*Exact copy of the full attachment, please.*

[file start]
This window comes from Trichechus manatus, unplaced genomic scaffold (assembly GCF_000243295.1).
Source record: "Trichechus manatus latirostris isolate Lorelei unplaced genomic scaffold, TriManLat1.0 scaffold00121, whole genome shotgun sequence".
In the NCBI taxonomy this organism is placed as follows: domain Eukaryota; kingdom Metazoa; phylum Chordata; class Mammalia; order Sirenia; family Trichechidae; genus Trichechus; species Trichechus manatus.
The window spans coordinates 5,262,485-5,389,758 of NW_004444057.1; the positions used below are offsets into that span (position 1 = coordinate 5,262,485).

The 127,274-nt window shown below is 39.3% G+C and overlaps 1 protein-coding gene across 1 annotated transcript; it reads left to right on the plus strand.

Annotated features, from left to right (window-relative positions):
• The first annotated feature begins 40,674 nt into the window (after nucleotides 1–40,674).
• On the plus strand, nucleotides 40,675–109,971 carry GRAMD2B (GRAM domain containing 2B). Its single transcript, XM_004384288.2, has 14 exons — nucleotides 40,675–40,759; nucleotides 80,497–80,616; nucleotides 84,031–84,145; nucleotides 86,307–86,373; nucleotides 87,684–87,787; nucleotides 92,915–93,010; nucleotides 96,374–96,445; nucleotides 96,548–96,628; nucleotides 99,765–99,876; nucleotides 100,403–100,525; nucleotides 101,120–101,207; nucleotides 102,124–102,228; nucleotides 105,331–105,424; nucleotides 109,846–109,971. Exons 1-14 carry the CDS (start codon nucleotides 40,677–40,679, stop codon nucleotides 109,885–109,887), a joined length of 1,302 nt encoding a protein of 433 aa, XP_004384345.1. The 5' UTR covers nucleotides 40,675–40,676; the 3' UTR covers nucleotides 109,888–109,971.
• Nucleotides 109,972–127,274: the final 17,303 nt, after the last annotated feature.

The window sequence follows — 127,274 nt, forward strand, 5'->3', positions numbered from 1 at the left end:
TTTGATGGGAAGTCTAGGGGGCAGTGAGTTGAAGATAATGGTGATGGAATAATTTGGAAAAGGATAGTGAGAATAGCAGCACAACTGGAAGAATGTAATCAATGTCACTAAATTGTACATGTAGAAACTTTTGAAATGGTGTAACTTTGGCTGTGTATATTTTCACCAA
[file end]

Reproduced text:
This window comes from Trichechus manatus, unplaced genomic scaffold (assembly GCF_000243295.1).
Source record: "Trichechus manatus latirostris isolate Lorelei unplaced genomic scaffold, TriManLat1.0 scaffold00121, whole genome shotgun sequence".
In the NCBI taxonomy this organism is placed as follows: domain Eukaryota; kingdom Metazoa; phylum Chordata; class Mammalia; order Sirenia; family Trichechidae; genus Trichechus; species Trichechus manatus.
The window spans coordinates 5,262,485-5,389,758 of NW_004444057.1; the positions used below are offsets into that span (position 1 = coordinate 5,262,485).

The 127,274-nt window shown below is 39.3% G+C and overlaps 1 protein-coding gene across 1 annotated transcript; it reads left to right on the plus strand.

Annotated features, from left to right (window-relative positions):
• The first annotated feature begins 40,674 nt into the window (after nucleotides 1–40,674).
• On the plus strand, nucleotides 40,675–109,971 carry GRAMD2B (GRAM domain containing 2B). Its single transcript, XM_004384288.2, has 14 exons — nucleotides 40,675–40,759; nucleotides 80,497–80,616; nucleotides 84,031–84,145; nucleotides 86,307–86,373; nucleotides 87,684–87,787; nucleotides 92,915–93,010; nucleotides 96,374–96,445; nucleotides 96,548–96,628; nucleotides 99,765–99,876; nucleotides 100,403–100,525; nucleotides 101,120–101,207; nucleotides 102,124–102,228; nucleotides 105,331–105,424; nucleotides 109,846–109,971. Exons 1-14 carry the CDS (start codon nucleotides 40,677–40,679, stop codon nucleotides 109,885–109,887), a joined length of 1,302 nt encoding a protein of 433 aa, XP_004384345.1. The 5' UTR covers nucleotides 40,675–40,676; the 3' UTR covers nucleotides 109,888–109,971.
• Nucleotides 109,972–127,274: the final 17,303 nt, after the last annotated feature.

The window sequence follows — 127,274 nt, forward strand, 5'->3', positions numbered from 1 at the left end:
TTTGATGGGAAGTCTAGGGGGCAGTGAGTTGAAGATAATGGTGATGGAATAATTTGGAAAAGGATAGTGAGAATAGCAGCACAACTGGAAGAATGTAATCAATGTCACTAAATTGTACATGTAGAAACTTTTGAAATGGTGTAACTTTGGCTGTGTATATTTTCACCAA